By Kiana Wilburg
Even though the government has expressed the intention to release all contracts in the extractive industries, Natural Resources Minister, Raphael Trotman recently revealed that this would not be possible as some companies are opposed to this. He said, too, that all the contracts contain confidentially clauses, as such, the companies’ permission must be provided before the said deals are released. Trotman noted that only the oil companies have given approval in this regard.
But Oil and Gas Consultant and former Advisor to the Government, Dr. Jan Mangal is not buying Trotman’s explanation. On his social media platform yesterday, Dr. Mangal said that it is “disingenuous” for the government to say it cannot publish all the contracts because the companies do not agree.
The Oil Consultant said, “ExxonMobil and the other oil companies did not want their contracts released, but President (David) Granger took the decision himself to release these contracts. If President Granger listened to his Ministers, these contracts would never be released.”
Dr. Mangal continued, “The government is not releasing these contracts (gold, diamonds, timber, sand, rock, etc) to the people because some in government (on both sides of the aisle) are more interested in generating fraudulent income for themselves and their sponsors in the private sector, and thereby defrauding the people of Guyana.”
The former Government advisor added that contract secrecy never benefits the people of the country. He emphasized that secrecy only benefits corrupt officials and business people.
He said, “Guyana is on a journey to a better place, and open/ transparent government is an essential building block. We cannot move Guyana forward without open government.”
On Wednesday as well, Minister Trotman had said that when the APNU+AFC took over, it found that some contracts were negotiated by the Guyana Office for Investment (GO-Invest) and some by the Ministry of Finance. “So there is no one repository of all of them. Some of them have gone missing…So it is not as easy as with oil and gas (contracts) because all of those were with the Guyana Geology and Mines Commission (GGMC) …”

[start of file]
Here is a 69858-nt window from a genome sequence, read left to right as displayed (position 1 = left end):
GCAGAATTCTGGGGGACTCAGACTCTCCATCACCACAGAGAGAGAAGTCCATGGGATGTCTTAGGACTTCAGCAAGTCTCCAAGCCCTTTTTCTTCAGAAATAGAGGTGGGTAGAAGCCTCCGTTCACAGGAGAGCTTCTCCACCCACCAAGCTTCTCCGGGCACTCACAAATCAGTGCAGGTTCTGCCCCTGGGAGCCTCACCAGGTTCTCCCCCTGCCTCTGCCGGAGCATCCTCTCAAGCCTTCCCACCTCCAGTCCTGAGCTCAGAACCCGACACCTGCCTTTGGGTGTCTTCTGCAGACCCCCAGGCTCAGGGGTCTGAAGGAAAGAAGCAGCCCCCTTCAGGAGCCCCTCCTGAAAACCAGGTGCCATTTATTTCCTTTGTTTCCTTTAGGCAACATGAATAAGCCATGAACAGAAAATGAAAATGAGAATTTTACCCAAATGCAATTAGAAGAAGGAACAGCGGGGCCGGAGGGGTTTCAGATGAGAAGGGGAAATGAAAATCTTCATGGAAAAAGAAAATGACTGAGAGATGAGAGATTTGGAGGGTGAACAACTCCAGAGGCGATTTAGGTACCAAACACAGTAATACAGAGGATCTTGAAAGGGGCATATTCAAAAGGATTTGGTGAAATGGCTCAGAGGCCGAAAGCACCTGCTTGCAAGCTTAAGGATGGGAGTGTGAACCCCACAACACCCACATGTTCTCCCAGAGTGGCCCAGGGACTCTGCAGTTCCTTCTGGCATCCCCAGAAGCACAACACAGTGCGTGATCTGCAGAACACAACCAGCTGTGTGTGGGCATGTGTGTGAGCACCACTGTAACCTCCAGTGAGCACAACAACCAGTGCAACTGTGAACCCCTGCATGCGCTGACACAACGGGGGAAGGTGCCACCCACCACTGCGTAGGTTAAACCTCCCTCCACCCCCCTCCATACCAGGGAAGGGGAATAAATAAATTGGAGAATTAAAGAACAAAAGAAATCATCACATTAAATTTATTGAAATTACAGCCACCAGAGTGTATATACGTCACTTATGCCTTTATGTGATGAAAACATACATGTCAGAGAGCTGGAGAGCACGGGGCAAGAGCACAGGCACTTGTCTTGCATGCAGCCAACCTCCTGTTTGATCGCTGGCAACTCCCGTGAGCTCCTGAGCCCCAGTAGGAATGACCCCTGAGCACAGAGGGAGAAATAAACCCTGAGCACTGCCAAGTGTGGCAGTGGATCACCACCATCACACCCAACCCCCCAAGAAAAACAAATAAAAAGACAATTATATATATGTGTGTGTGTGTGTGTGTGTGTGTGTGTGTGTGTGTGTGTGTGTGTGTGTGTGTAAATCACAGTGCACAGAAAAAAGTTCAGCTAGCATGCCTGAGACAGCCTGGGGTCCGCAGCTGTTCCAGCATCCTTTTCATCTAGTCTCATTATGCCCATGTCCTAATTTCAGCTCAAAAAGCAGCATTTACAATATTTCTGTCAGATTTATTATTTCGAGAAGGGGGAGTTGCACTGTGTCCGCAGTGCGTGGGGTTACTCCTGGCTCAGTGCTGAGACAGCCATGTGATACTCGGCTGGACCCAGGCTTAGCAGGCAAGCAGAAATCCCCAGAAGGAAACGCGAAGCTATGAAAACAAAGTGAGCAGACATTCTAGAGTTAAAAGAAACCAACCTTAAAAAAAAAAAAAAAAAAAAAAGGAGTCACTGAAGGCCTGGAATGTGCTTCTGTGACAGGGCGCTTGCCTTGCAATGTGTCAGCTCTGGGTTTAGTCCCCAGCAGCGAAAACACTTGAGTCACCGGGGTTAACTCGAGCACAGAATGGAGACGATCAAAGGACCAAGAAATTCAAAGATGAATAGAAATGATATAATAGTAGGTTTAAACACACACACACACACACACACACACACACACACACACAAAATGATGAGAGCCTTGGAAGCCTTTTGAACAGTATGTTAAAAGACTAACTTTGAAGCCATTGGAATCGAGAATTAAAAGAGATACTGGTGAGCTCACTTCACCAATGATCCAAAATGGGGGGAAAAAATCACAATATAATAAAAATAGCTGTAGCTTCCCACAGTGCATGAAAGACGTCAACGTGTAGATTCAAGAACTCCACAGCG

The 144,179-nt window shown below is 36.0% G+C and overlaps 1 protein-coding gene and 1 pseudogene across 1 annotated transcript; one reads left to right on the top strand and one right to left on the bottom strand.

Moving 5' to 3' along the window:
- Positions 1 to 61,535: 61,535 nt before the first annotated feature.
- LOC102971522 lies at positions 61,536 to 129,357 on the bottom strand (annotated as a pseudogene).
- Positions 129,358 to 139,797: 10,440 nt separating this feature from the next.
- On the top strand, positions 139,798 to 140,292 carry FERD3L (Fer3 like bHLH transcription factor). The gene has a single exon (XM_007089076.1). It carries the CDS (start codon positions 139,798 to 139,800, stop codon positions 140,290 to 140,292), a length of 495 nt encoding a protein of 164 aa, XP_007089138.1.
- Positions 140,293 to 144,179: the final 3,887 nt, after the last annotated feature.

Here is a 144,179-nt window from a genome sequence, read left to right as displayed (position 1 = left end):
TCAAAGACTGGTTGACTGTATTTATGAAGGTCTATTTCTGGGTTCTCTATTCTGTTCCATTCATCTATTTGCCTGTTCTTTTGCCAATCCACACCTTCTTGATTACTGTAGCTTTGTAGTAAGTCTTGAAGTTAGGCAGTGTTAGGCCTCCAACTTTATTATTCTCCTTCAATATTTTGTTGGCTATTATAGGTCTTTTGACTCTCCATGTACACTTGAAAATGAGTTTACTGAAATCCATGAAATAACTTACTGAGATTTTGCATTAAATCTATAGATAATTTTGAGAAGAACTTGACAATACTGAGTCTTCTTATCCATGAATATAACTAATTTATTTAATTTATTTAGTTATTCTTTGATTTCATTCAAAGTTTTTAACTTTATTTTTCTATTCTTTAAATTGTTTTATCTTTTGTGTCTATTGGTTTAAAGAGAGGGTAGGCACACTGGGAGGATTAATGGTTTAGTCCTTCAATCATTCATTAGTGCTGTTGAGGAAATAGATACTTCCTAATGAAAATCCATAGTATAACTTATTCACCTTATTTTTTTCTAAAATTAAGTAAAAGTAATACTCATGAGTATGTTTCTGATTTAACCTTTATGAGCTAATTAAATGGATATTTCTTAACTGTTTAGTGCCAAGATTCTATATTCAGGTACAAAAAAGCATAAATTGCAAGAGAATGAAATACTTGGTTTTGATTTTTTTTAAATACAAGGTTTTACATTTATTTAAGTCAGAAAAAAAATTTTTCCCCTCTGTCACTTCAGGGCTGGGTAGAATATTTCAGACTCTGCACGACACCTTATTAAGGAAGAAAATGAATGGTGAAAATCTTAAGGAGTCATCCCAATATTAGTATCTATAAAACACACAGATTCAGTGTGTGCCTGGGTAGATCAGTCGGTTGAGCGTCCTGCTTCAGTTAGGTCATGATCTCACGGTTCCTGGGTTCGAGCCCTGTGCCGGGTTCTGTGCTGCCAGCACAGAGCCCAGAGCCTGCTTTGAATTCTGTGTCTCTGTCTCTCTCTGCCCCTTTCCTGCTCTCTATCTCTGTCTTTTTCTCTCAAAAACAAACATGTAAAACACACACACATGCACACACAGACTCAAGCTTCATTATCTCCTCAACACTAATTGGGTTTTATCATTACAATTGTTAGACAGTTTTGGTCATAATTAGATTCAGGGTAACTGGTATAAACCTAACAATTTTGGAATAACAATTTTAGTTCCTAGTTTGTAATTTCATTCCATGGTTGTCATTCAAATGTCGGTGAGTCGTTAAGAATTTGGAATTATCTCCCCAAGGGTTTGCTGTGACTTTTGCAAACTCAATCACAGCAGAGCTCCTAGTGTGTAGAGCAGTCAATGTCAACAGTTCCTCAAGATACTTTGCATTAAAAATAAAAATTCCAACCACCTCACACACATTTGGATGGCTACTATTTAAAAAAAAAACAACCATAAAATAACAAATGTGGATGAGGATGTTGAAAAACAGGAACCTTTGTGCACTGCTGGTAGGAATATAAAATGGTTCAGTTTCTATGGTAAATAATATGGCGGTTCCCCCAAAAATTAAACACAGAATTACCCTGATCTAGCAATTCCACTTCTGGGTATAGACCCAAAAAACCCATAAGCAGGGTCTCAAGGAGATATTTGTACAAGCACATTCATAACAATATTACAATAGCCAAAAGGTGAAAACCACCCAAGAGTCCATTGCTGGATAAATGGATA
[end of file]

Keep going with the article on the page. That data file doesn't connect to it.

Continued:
In response to this, Dr. Mangal said it is quite astounding that the Ministry of Natural Resources claims it does not have access to some of the timber/ mineral contracts. He said that if the people’s resources are being taken without any contractual agreement, then the extraction should be halted until contracts are in place and published.
Revenue Watch, a non-profit policy institute that promotes the responsible management of oil, gas and mineral resources for the public good, has also called for there to be the practice of contract disclosure in Guyana and other emerging oil producers.
The grant-making organization has noted that Governments must be held accountable for all contracts they enter, be they for the provision of roads or the purchase of goods. And when the contracts concern non-renewable resources, Revenue Watch said that the need for scrutiny is even more pressing. In this light, it said that the growing interest in mining, oil and gas contracts on the part of concerned citizens around the world makes a great deal of sense.
Given the history of government corruption and mismanagement of extractives, along with the environmental degradation, community displacement, violent conflict, and human rights abuses, Revenue Watch said it is no wonder that the calls for better government management of and more corporate responsibility in the extractive industries have never been louder.
Revenue Watch argues that contract transparency is critical to addressing better resource management and bringing contract stability to an industry that is notorious for corruption.
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